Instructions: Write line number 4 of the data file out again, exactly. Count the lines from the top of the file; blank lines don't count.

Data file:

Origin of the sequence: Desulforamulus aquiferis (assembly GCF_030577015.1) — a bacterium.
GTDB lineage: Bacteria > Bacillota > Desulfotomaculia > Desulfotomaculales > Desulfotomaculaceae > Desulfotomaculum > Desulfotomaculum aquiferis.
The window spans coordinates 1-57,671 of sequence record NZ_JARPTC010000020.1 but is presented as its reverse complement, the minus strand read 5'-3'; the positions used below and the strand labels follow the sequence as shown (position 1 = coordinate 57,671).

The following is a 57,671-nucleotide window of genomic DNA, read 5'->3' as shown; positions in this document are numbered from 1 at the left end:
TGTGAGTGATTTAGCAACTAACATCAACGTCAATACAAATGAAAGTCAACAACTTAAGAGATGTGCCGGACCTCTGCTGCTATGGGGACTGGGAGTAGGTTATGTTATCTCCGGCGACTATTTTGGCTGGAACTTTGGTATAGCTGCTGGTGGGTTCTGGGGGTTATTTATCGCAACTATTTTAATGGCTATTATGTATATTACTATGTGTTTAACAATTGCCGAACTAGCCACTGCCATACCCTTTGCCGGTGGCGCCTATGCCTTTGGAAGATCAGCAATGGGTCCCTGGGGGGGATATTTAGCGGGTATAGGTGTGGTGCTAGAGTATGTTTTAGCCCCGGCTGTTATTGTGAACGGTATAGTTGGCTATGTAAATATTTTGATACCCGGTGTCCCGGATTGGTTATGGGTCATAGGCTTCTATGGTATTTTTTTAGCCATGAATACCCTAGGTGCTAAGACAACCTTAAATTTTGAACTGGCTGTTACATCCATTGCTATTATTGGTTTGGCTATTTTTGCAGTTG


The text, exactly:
The following is a 57,671-nucleotide window of genomic DNA, read 5'->3' as shown; positions in this document are numbered from 1 at the left end: